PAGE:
"That phone is off the chain," said Lewis, a 45-year-old who works at a barber shop on Auburn Avenue in downtown Atlanta. She doesn't own a computer but considers herself a gadget freak.

Many early buyers are just this kind of buyer. Others are Apple loyalists.

"Apple products are innovative," said Andrew Hanhauser, 25, who lined up for an iPhone at Apple's store at Lenox Square. "When Dell comes out with a new product, nobody cares. Nobody waits in line," said Hanhauser, a consultant for IBM who took the day off to get his iPhone.

Though some have questioned whether the iPhone would live up to expectations, Jeremy Raymond, 22, said the purchase was a no-brainer. "Think about it. In this pocket, I carry my iPod. In this pocket I carry my phone. I carry my laptop in my bag," said Raymond, who lined up at Lenox. "I can put all those things together."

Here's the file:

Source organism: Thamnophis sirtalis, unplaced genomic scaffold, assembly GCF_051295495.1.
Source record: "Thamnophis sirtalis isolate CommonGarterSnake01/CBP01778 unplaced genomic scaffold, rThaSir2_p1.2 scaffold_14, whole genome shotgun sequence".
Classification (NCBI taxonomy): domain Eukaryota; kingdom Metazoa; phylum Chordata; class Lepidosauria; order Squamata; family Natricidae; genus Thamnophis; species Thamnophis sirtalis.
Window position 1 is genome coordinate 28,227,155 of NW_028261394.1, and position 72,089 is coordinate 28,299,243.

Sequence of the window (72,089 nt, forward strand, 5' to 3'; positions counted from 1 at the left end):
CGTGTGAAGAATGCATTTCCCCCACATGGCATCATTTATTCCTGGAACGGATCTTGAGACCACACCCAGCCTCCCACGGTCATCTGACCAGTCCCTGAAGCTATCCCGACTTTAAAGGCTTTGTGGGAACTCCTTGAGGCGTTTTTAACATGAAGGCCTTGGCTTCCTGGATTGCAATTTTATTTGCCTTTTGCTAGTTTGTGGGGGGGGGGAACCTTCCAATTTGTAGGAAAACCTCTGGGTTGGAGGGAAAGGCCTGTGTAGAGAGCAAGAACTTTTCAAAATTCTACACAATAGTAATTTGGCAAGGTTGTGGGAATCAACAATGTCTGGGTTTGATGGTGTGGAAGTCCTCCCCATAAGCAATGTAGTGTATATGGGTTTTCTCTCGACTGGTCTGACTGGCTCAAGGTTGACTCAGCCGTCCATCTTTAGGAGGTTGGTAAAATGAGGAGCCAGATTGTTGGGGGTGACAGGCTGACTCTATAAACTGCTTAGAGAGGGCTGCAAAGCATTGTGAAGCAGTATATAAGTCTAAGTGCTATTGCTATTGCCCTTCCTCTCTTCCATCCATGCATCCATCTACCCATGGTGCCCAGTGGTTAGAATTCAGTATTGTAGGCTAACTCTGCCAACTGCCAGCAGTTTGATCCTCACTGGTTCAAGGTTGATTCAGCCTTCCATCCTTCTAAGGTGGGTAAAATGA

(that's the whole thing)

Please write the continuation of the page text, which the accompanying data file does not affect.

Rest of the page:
Time will tell if the iPhone becomes a durable success like the iPod. Early reviews from a few gadget experts were largely good, especially about the phone's design and groundbreaking Internet browser.

But many complained that the phone uses AT&T's relatively slow EDGE network to surf the Web. Apple chose EDGE because the network is widely available and saps less battery power than a device that uses AT&T's fastest system, known as 3G.

Just before Friday's launch, however, AT&T juiced up EDGE. The news was a topic online, as chatters noticed an increase in data speeds.

Mark Siegel, a spokesman for AT&T, said the company spent $50 million to improve its network, just to get ready for iPhone. That included adding radios atop cell towers and redirecting some to improve EDGE coverage.

The launch of the device prompted AT&T to quickly retire the Cingular Wireless name. AT&T's cellphone operation was, until recently, known as Cingular.

Not all branding changes made it in time for the launch. At AT&T's Northlake Mall site, the old Cingular sign still decorated the facade. A truck-mounted crane arrived in the morning to attach temporary AT&T banners.

Staff writers Megha Rajagopalan, Duane Stanford, George Mathis and The Associated